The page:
Mariamne Leaving the Judgement Seat of Herod

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John William Waterhouse

1849-1917

English , Victorian Romanticist painter and draftsman

Mariamne Leaving the Judgement Seat of Herod

1887

259 x 180 cms | 101 3/4 x 70 3/4 ins
Oil on canvas

Forbes Magazine Collection

New York | United States

This image is one of Waterhouse's most dramatic paintings. Mariamne was considered to be the favorite of King Herod's ten wives. He supposedly loved her quite dearly, but let false rumours of gross unfaithfulness brought to him by her sister, Salome, hold sway with him. Herod put Mariamne on trial for the crime, and with great despair sentenced her to be executed. (Xenohistorian, Publicbookshelf,) Mariamne is depicted arms bound and fists clenched staring at her husband, Herod, with a look of hurt disbelief. King Herod, unable to bring himself to look at her drops his head to avoid her gaze. Behind her in a semi-circle sits some of the elders, powerful people in Herod's kingdom. Her dress is white symbolizing her purity and innocence of the crime. Peter Trippi, world expert on Waterhouse, in his catalogue rèsumè quoted playwright George Bernard Shaw as noting that Mariamne's descending the stair brings her forward and makes her prominent in the painting, but the stairs turn and lead down under a dark archway, symbolizing her fate. Mariamne Leaving the Judgment Seat of Herod was apart of the famous Forbes collection for over 30 years. It was sold in London over the spring of 2003.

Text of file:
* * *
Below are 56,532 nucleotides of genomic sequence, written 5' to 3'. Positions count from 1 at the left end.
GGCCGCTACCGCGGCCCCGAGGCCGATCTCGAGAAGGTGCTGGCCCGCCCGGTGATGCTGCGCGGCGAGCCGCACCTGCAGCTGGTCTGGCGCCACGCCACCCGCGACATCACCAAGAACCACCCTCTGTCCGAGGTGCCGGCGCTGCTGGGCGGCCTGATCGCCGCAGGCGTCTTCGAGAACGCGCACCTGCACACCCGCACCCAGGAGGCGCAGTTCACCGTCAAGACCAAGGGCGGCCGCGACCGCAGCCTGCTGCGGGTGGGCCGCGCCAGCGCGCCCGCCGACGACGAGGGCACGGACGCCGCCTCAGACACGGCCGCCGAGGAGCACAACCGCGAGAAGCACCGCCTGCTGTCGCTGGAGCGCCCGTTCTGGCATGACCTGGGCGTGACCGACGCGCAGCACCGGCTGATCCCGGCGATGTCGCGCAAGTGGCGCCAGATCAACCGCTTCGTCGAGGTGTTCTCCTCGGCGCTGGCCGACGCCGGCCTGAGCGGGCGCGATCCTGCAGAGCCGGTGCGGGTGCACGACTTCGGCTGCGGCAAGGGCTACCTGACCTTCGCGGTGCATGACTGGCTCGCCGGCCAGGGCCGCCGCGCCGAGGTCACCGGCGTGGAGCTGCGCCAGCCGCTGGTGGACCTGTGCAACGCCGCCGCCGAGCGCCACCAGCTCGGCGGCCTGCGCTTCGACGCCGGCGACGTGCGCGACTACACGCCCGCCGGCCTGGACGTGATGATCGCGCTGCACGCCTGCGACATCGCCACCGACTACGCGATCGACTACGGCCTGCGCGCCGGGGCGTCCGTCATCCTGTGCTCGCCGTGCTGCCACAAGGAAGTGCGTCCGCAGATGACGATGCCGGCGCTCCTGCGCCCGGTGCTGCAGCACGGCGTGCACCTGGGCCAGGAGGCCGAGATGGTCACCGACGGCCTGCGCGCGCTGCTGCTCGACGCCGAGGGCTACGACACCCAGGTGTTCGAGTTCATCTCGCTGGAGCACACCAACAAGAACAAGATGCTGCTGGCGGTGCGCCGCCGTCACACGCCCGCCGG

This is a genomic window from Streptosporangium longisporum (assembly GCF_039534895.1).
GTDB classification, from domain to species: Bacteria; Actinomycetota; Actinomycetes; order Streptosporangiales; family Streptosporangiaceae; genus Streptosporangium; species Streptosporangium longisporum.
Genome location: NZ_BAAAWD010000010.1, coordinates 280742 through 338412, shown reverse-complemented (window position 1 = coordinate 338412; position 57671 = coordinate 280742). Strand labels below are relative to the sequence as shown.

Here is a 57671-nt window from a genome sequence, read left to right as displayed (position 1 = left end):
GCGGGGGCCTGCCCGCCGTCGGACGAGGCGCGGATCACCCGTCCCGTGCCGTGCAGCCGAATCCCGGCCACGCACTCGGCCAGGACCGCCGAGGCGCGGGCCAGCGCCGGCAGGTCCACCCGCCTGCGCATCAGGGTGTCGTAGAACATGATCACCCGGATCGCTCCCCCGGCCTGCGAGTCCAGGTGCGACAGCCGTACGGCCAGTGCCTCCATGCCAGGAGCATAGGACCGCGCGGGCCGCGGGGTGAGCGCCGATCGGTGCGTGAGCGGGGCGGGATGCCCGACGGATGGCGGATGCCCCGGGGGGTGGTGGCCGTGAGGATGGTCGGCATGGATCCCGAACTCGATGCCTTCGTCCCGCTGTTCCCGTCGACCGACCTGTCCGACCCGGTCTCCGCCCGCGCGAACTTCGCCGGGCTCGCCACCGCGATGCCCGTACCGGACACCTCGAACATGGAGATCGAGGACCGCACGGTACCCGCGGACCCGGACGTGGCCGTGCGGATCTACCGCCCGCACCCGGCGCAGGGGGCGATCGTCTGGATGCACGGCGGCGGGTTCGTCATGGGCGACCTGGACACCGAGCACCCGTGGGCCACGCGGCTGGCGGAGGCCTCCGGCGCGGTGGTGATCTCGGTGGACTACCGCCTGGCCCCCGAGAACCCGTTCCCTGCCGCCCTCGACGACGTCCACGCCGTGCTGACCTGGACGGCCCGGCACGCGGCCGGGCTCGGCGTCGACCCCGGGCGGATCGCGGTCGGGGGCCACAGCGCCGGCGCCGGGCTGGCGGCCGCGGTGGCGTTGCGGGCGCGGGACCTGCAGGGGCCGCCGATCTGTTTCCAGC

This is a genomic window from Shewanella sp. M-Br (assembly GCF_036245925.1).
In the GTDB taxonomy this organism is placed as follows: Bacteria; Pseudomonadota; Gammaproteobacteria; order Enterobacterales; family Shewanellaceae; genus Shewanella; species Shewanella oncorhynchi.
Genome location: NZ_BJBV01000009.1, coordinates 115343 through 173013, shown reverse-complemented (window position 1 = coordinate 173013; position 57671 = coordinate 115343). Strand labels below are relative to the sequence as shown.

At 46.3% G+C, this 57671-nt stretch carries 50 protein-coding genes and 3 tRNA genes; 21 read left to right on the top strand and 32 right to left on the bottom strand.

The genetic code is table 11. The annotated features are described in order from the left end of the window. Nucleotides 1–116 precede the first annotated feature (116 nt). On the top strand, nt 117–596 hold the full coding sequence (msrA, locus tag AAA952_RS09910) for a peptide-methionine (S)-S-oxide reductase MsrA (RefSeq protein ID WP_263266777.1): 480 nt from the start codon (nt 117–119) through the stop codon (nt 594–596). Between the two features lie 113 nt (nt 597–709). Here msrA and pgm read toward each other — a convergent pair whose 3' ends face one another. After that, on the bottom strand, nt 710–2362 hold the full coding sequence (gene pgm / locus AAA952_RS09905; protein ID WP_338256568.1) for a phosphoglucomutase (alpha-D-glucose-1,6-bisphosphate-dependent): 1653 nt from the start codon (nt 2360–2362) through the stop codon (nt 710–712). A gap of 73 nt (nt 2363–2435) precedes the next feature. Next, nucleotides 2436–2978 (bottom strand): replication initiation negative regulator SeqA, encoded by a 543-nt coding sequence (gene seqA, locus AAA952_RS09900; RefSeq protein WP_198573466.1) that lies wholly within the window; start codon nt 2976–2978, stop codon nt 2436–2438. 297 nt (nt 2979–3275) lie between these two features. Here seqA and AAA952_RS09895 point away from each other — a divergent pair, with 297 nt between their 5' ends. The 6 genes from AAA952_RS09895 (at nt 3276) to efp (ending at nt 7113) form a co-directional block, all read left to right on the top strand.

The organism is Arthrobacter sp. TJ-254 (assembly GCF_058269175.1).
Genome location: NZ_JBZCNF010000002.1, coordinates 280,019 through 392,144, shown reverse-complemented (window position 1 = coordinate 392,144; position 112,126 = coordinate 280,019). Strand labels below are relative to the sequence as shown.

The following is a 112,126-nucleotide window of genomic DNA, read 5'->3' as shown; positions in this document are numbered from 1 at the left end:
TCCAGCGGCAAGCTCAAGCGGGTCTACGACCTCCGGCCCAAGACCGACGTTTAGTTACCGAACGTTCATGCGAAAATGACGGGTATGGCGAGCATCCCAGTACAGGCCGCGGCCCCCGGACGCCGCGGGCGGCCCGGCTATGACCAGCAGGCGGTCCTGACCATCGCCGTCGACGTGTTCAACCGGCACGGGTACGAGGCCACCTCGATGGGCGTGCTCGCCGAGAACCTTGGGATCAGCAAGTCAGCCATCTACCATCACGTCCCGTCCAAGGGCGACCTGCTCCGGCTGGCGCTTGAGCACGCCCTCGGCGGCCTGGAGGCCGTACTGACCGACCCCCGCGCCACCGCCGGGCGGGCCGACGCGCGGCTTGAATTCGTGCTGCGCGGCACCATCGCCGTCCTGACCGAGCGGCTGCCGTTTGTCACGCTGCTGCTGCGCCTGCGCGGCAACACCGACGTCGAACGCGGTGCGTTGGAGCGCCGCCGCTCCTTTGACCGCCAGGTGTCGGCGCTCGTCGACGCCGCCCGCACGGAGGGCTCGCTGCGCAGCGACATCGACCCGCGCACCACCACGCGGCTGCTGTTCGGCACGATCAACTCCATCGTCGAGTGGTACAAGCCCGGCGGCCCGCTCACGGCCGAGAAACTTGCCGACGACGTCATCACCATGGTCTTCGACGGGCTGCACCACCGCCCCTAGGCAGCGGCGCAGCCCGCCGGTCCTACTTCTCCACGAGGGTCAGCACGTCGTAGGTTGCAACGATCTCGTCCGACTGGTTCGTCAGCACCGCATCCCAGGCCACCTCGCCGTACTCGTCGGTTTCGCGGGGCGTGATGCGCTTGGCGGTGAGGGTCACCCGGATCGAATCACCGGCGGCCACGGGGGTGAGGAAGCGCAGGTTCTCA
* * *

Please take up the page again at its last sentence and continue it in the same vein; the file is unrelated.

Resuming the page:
-- Kara Ross